By Arno Timmer (The Netherlands)
A cross section of a coastal profile is a descending slope, often with upward deviations. The upward deviations are near shore sandbars and they majorly influence the energy and angle of waves that reach the shore. The dynamics of these sandbars have been studied intensely. The way they are studied changes with technology. Because of the increase in both temporal and spatial extent of the data, GIS offers an opportunity to study the sandbars over a large amount of time and a large spatial extent. This thesis proposes a method to identify sandbars along the Dutch North Sea coast, and calculates the volume, shape and movement within coastal areas and coastal regions. Sandbars are detected based on the direction of their slope, the aspect. The volume is calculated by summing the volume above the lowest point in the sandbar. Sandbar shape is quantified by calculating the basin elongation. The movement within a coastal area is calculated by using the average location of a sandbar in grid cells. All sandbar characteristics are compared among coastal areas and coastal regions.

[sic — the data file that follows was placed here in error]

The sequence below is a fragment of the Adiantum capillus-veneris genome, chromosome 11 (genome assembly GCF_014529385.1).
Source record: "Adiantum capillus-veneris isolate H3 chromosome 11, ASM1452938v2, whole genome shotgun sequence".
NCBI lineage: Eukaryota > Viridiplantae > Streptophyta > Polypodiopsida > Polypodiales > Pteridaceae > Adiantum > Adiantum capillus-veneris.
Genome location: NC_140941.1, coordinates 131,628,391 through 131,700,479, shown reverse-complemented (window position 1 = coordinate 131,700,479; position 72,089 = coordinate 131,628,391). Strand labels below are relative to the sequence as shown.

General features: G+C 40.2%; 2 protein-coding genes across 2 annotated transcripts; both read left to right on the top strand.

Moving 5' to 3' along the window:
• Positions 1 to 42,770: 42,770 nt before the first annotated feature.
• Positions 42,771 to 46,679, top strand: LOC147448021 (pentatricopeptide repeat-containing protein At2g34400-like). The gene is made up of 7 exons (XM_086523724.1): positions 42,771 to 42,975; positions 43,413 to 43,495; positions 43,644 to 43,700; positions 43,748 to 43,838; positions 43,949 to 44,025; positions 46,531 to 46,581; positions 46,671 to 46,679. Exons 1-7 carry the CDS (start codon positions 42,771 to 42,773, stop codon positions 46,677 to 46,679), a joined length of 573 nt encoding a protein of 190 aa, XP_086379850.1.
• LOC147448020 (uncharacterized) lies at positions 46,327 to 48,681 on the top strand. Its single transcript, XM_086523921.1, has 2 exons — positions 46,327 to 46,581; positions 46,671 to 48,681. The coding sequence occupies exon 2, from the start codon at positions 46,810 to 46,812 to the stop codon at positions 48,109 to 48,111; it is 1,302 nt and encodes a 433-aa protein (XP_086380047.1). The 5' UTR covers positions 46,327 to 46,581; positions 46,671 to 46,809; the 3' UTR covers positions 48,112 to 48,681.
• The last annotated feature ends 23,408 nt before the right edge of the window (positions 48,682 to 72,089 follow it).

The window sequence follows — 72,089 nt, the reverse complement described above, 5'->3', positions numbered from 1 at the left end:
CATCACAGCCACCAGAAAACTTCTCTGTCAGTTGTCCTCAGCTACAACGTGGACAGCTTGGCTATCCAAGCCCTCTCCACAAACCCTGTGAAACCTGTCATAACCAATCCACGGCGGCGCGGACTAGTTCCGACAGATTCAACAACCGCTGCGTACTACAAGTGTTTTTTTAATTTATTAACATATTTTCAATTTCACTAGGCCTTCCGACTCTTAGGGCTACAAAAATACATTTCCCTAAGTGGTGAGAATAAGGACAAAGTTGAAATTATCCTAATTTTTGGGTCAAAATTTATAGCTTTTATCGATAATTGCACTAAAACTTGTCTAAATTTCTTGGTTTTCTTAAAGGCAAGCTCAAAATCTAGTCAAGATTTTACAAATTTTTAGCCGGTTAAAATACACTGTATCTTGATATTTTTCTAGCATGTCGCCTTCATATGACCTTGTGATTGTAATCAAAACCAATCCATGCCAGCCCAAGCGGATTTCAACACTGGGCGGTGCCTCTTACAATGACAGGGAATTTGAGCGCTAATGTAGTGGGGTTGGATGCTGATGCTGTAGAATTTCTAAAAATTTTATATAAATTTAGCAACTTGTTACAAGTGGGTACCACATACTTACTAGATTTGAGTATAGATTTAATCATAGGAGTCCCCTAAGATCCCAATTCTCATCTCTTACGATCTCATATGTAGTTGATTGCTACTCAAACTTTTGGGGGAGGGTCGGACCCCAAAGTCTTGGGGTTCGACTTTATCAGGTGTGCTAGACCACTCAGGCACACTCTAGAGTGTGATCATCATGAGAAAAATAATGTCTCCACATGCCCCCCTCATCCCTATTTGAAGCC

The sandbar detection method influences the calculated volume and the identified shape. The volume is theoretically slightly under estimated, although the found volumes were close to the volume numbers found in literature. The theoretical underestimation is non-structural and depends on the slope of the shore. The shape of sandbars is found to be more elongated than round. The movement profiles identified in this research show a distinct spatial pattern within the studied coastal areas. The resulting cross shore movement is not significantly different from movements found in literature.